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Lecture 8

BIO2242: Lecture 8 notes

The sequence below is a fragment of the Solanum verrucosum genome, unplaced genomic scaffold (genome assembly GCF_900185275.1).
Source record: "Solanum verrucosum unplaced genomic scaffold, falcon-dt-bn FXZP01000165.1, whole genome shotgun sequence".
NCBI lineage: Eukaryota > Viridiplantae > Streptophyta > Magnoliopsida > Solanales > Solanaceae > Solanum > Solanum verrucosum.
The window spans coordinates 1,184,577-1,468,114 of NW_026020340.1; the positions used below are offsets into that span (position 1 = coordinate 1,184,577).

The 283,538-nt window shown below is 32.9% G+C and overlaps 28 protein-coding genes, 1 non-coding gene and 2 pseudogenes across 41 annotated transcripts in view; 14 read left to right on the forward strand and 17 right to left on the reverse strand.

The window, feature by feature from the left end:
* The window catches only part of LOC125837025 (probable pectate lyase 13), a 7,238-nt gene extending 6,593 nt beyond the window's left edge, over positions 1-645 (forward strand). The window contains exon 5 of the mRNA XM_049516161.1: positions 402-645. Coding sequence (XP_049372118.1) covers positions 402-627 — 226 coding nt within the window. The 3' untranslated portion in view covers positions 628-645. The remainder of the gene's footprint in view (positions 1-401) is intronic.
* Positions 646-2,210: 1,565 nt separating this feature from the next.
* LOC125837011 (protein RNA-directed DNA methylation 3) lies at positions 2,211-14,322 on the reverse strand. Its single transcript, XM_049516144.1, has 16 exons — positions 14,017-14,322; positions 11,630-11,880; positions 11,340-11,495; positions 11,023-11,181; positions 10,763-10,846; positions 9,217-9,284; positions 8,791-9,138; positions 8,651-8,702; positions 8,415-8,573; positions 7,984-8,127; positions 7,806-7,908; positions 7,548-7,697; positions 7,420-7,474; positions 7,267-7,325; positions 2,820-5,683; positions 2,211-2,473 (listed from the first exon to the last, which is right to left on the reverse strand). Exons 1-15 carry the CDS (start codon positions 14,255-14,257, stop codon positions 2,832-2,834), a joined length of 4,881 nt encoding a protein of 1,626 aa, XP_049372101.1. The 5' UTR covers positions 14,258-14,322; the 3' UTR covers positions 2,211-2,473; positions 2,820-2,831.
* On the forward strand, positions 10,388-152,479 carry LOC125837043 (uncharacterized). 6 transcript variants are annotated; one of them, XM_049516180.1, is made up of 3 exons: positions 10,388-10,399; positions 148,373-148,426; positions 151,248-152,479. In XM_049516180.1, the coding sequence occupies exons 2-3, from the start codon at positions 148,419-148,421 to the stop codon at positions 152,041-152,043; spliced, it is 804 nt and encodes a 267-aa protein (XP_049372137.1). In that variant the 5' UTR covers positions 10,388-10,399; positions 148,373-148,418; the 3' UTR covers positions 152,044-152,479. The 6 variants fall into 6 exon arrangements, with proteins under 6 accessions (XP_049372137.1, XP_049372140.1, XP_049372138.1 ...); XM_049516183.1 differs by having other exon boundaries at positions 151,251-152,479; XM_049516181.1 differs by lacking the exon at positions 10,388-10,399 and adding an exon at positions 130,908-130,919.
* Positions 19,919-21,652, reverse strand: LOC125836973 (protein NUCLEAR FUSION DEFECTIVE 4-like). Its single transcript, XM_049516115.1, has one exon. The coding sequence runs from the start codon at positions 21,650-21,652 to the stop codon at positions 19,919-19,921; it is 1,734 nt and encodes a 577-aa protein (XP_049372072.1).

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BIO2242 – LECTURE 8 What does this animal eat? Food types – vegetation: They have a protective cell wall which makes it difficult to digest Vegetation as food: The energy you want to get is bound up in molecules of cellulose, and there are no vertebrates that can produce cellulose themselves. Many plants produce secondary chemicals that inhibit the digestion of many materials within the cell. Vegetation is low food quality and low assimilation efficiency, so it takes a long time to get the energy out of the plant and a lower proportion of the amount of food that you eat is able to be incorporated into your own body. Protective cell well: In order to break the protective cell wall, most herbivores have complex dentitions. Selenodont = half-mooned shaped, crescent shaped on each tooth. In herbivores, the two jaws come down at the same time, so the teeth on the upper and lower jaws meet at the same time. Herbivores have reduced temporalis muscles (muscles at the top, that pull upwards) and large massatar muscles, which are muscles that pull to the side. They chew by moving their lower jaw sideways. Difficult to digest: The sheep is a foregut fermenter, it has an enlarged stomach, with many compartments, it has a very long midgut, a relatively large hindgut with a lot of foldings. The pony is a hindgut fermenter, it has a small stomach, mid gut is relatively long but the hind gut is huge. Great expansion of the length of the gut which allows longer digestion time and allows them to hold more food. Cellulose fermentation: The cellulose, the main constitute in plant’s cell walls, need to be broken down with enzymes that vertebrates don’t have. This is how we create carbon dioxide, water and energy: We need a fuel into that, so glucose is that fuel that goes into the chemical reaction. If you had starch, these are glucose molecules that are joined together, and we need get to glucose out of it, so we need amylase to take the starch, which breaks down the separate glucose molecules, and the glucose then goes into the reaction to extract energy from that (ATP). In cellulose, it has a similar but different chemical bond. We want to get glucose out of it but vertebrates don't have the enzyme. So we have to use the bacteria that produce the enzyme, cellulase, that then, breaks down into glucose. The glucose is then fermented to produce short chain fatty acids, where SCFA then go into the oxidative-productive process to produce energy. Bacteria produce cellulase -> SCFA which are molecules that go into the chemical reaction to break down ozygen. Cellulose fermentation II: They enlarge the region of the gut to be able to fit more bacteria and food in. Herbivores digestive strategies: Some of them get their energy from the microbial cell wall, so they are fermenting the cellulose on the outside of the cell. And this happens in the foregut hence foreut fermenters. The other type is, instead of concentrating on fermenting the cell wall, we break open each cell, which leaks the cell contents and digest those cell contents. And so, they do ferment but only a small amount in the hindgut, hence hindgut fermenters. Foregut fermenters: There are many foregut fermenters that ruminate. Rumination means that they take a piece of grass and they chew it and they swallow it. This starts a softening process
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